The Death of Ivan Ilyich by Leo Tolstoy

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The Death of Ivan Ilyich, first published in 1886, is a novella by Leo Tolstoy, one of the masterpieces of his late fiction, written shortly after his conversion to Christianity. The novel tells the story of the life and death, at the age of 45, of a high court judge in 19th-century Russia — a miserable husband, proud father, and upwardly-mobile member of Russia's professional class, the object of Tolstoy's unremitting satire. Living what seems to be a good life, his dreadful relationship with his wife notwithstanding, Ivan Ilyich Golovin bangs his side while putting up curtains in a new apartment intended to reflect his family's superior status in society. Within weeks, he has developed a strange taste in his mouth and a pain that will not go away. Numerous expensive doctors, friends of friends of friends, are visited in their surgeries, or called to the judge's bedside, but beyond muttering about blind gut and floating kidneys, they can neither explain nor treat his condition, and it soon becomes clear that Ivan Ilyich is dying. The second half of the novel records his terror as he battles with the idea of his own death. "I have been here. Now I am going there. Where? ... No, I won't have it!" Oppressed by the length of the process, his wife, daughter, and colleagues—even the physicians—decide not to speak of it, but advise him to stay calm and follow doctor's orders, leaving him to wrestle with how this terrible thing could befall a man who has lived so well. He spends his last three days screaming. He realizes he is "done for, there was no way back, the end was here, the absolute end ..." One hour before his death, in a moment of clarity, he sees that, far from having lived a good life, he has lived only for himself. After months of dwelling on his own anguish, he suddenly feels pity for the people he's leaving behind, and hopes his death will set them free. With that thought, his pain disappears. He hears someone say, "He's gone." He whispers to himself, "Death has gone," and draws his last breath.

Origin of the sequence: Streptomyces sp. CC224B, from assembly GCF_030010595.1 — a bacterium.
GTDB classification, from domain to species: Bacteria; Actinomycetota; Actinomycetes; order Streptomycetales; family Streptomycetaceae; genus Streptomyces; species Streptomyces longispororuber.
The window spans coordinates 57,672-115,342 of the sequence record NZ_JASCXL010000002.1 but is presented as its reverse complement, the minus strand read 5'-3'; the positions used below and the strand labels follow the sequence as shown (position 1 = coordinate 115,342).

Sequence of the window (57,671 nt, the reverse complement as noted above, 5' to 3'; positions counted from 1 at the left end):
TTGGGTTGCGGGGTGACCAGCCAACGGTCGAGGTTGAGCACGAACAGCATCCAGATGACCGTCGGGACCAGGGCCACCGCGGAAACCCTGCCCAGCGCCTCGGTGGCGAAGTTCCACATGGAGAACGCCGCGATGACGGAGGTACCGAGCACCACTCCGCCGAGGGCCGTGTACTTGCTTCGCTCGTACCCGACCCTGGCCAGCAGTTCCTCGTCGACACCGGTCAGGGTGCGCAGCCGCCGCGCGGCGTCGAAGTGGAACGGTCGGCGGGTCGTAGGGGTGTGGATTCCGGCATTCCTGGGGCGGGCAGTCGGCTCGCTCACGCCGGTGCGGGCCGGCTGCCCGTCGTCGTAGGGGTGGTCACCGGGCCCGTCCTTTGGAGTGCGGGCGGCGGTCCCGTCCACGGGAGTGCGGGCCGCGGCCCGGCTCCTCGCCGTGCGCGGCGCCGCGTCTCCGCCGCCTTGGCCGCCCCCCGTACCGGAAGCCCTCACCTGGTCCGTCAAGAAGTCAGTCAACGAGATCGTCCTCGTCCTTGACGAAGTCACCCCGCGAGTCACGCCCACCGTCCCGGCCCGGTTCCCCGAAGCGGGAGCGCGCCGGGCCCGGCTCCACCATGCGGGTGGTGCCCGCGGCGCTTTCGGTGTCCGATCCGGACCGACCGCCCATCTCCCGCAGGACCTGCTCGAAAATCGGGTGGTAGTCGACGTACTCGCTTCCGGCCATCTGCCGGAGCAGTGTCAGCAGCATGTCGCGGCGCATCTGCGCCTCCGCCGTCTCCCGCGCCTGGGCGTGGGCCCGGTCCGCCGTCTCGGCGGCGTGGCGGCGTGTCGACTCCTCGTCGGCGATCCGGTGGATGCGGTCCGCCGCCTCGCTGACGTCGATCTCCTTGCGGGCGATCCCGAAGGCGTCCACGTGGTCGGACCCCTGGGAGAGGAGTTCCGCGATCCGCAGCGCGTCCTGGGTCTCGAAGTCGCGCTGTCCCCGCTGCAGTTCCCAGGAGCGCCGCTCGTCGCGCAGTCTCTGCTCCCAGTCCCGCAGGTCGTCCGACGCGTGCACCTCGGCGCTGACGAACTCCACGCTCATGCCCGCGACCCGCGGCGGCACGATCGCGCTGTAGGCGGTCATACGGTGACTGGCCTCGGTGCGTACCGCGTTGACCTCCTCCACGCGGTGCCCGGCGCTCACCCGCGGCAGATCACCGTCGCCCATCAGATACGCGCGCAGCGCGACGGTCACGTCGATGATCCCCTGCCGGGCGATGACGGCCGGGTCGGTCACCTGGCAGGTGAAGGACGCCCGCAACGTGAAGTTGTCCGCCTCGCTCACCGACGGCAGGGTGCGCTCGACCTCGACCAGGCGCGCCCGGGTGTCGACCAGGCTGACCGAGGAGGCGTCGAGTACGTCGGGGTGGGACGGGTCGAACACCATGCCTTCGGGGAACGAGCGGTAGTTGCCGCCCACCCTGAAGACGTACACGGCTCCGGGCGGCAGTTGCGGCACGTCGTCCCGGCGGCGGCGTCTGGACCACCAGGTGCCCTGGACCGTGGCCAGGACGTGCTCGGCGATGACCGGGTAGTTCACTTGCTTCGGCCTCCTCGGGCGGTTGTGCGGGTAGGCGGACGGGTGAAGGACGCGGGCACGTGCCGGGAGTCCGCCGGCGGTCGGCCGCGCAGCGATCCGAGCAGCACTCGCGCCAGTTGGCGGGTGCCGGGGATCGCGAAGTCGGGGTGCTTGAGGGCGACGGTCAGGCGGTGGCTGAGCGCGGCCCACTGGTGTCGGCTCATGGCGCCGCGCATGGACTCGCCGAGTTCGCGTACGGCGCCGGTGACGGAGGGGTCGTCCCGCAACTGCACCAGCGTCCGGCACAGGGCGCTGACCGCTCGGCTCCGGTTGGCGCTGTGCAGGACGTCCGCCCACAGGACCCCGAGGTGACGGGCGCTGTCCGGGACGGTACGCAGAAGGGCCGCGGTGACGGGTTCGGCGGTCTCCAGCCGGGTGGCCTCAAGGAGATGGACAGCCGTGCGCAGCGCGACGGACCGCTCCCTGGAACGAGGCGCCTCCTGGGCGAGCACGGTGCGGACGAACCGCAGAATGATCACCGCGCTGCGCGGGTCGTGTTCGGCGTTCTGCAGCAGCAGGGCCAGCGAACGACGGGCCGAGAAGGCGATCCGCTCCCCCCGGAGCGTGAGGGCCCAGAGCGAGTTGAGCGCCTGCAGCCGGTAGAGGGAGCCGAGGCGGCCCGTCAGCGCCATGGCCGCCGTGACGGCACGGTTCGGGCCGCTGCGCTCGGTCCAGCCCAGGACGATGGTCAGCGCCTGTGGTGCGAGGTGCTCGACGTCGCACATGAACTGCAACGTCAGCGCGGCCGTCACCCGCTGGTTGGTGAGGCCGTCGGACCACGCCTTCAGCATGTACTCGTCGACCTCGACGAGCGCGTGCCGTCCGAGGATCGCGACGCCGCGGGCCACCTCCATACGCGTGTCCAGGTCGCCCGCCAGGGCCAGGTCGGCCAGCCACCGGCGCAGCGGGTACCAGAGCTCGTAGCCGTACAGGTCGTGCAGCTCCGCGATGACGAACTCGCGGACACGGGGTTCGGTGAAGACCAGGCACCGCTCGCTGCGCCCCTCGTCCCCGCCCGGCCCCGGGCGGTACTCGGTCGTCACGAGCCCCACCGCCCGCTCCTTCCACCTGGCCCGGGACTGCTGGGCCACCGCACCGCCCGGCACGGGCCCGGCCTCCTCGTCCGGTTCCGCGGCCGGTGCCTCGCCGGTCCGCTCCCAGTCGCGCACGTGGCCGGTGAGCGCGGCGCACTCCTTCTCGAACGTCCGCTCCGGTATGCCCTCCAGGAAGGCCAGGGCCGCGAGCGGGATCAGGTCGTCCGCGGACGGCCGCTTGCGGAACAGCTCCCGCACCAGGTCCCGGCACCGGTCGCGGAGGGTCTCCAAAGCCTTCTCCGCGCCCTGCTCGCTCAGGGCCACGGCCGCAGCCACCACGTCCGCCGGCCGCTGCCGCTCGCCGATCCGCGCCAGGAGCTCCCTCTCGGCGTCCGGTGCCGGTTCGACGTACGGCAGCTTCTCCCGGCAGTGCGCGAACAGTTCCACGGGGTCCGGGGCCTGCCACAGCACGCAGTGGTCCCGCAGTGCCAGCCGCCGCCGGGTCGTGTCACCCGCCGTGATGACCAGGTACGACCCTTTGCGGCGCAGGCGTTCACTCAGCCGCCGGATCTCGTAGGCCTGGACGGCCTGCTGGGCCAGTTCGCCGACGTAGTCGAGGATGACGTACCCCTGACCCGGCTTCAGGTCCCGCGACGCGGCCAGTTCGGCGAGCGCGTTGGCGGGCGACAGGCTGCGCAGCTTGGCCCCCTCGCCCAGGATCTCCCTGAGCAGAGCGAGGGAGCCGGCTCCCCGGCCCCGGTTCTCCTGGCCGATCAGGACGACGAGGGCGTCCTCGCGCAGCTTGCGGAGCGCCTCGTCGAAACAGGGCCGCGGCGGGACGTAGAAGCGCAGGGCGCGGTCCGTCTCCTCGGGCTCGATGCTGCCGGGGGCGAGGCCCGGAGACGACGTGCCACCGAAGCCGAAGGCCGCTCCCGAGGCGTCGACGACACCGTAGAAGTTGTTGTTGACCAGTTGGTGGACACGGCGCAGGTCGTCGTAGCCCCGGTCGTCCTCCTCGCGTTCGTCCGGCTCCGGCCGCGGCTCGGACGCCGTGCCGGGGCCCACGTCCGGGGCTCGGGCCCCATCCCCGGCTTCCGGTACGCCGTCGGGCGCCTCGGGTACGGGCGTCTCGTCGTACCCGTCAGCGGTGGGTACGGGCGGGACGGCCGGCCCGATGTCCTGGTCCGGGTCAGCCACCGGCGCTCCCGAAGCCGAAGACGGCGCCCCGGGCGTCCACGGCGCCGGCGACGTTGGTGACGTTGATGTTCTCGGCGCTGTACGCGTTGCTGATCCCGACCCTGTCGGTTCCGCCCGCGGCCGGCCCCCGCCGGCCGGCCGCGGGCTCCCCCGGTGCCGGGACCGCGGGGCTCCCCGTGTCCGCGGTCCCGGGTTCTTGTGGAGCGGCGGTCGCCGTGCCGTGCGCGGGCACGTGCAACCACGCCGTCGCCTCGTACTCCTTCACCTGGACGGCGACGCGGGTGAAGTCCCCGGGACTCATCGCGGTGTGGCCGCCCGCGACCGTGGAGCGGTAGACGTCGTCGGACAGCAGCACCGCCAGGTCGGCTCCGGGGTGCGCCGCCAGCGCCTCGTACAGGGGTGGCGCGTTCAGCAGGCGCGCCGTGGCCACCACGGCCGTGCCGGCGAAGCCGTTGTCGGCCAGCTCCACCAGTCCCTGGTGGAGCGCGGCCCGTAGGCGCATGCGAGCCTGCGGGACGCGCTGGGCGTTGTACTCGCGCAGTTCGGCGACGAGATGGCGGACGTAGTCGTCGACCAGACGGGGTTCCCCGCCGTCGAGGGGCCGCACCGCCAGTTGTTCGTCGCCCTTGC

- Wikipedia

The 355th greatest fiction book of all time


This book is on the following lists:

  1. - 90th on The 100 Greatest Novels (greatbooksguide.com)
  2. - Top 100 Works in World Literature (Norwegian Book Clubs, with the Norwegian Nobel Institute)

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